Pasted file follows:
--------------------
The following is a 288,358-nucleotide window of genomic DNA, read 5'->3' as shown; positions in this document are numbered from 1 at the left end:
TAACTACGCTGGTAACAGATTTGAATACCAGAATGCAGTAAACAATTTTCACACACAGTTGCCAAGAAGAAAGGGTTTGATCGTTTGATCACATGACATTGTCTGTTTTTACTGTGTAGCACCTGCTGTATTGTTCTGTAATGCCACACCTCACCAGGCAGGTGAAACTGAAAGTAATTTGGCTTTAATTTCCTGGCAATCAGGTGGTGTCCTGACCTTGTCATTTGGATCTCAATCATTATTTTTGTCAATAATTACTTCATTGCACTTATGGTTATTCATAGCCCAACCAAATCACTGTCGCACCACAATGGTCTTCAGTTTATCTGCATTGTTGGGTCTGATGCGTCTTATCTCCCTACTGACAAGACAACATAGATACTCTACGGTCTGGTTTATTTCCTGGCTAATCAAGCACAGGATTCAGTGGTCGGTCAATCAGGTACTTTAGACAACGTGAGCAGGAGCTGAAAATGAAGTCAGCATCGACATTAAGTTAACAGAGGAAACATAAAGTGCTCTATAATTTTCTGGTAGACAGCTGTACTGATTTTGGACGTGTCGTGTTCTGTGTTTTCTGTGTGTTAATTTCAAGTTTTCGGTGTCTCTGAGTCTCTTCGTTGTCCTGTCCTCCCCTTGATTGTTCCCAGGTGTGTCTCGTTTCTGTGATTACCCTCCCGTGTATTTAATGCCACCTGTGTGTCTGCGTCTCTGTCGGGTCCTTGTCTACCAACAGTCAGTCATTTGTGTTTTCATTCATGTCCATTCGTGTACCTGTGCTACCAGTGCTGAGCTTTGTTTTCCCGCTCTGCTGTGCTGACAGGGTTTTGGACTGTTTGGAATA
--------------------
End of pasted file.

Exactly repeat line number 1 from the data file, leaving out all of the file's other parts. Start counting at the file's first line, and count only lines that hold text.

The following is a 288,358-nucleotide window of genomic DNA, read 5'->3' as shown; positions in this document are numbered from 1 at the left end: